Bridging Ecology and Community-Based Planning Towards Earth Stewardship
Friday, August 14, 2015: 8:00 AM-11:30 AM
315, Baltimore Convention Center
Alexander J. Felson, Yale University
Gillian Bowser, Colorado State University
Charles Nilon, University of Missouri
How can ecology and community-based planning inform one another? Urban ecologists, as they engage with the human-built environment, are trying to integrate social components into their research methods and existing ecological theories, which were developed around fundamental biogeophysical drivers. This integration is difficult because ecologists have limited exposure to the social factors that concern communities and limited familiarity with social science research methods. The complex nature of cities includes varied land uses, histories and management regimes, density patterns, household structures, lifestyles, repeated disturbances, heterogeneous vegetation, and changing climates. Cities are dynamic and are composed of many overlapping and contradictory meanings -- physical, social, political, and economic, as well as aesthetic, intellectual, and experiential. For ecologists to work effectively in cities, they need to develop a range of tactics. They need to develop new applications of ecological knowledge and research methods so that they can help shape human environments and contribute environmental solutions to complex urban challenges.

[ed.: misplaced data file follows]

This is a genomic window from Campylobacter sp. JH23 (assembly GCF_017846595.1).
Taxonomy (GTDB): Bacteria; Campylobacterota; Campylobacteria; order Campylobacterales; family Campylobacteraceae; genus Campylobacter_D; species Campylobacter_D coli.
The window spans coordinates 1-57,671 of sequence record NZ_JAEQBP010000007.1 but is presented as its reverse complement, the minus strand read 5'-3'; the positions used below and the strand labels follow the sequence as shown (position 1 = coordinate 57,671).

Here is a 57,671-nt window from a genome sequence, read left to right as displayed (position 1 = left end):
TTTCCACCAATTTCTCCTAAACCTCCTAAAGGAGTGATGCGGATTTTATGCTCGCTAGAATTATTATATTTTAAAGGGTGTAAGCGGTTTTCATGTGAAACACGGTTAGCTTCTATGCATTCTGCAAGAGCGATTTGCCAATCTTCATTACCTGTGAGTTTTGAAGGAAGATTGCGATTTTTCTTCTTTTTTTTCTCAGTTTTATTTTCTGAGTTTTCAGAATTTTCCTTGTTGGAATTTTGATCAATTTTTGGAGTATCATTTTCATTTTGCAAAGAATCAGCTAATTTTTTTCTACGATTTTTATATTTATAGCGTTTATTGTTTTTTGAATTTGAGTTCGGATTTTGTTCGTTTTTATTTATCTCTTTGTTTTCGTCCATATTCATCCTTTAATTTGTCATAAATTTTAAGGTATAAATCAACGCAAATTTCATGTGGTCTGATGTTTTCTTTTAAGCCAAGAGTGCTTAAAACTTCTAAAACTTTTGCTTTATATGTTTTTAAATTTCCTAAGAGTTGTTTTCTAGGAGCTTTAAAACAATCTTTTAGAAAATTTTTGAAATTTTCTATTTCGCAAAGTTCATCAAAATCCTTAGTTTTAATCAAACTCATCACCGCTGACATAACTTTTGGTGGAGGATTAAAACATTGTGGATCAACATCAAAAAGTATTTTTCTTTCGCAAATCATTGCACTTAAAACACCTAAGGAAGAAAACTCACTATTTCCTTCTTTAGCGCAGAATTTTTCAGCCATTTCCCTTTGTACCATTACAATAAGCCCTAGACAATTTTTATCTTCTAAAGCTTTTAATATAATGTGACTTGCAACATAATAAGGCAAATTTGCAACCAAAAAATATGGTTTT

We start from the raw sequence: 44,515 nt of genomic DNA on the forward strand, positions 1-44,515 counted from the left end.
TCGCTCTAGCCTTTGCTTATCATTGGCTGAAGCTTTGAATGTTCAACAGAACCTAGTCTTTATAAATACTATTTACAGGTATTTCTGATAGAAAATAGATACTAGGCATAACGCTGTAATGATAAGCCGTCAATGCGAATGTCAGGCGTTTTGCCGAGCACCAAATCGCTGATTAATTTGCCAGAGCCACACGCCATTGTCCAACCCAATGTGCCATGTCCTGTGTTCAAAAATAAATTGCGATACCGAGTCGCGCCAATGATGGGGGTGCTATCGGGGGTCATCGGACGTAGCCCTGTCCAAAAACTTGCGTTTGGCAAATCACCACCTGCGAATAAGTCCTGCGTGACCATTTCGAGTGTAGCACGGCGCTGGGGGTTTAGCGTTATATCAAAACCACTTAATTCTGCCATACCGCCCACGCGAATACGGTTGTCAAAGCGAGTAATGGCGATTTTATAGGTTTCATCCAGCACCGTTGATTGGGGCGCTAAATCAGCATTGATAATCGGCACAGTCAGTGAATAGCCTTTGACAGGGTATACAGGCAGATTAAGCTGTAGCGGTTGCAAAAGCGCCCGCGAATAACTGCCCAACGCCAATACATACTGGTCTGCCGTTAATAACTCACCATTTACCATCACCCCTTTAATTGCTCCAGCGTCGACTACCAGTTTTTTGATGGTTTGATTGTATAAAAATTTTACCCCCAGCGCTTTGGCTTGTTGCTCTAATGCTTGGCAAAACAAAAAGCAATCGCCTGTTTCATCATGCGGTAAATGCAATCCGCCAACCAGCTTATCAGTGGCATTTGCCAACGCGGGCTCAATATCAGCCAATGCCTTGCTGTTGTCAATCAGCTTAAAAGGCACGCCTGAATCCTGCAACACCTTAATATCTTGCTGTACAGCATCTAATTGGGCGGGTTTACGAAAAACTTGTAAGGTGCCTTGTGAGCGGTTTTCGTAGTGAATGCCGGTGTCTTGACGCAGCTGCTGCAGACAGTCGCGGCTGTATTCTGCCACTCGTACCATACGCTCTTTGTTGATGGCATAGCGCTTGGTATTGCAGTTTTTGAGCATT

This symposium will explore ways of using grassroots planning to incorporate ecological science into planning and design in a way that supports community interests and broader outreach and education goals. It will bring together urban ecologists and leading designers, both concerned with the environmental outcomes of community-based planning. Case studies will exemplify ways in which ecologists and designers have already collaborated with communities to improve their quality of life by reconstructing ecosystem services and enhancing ecological functions such as biodiversity and nutrient cycling.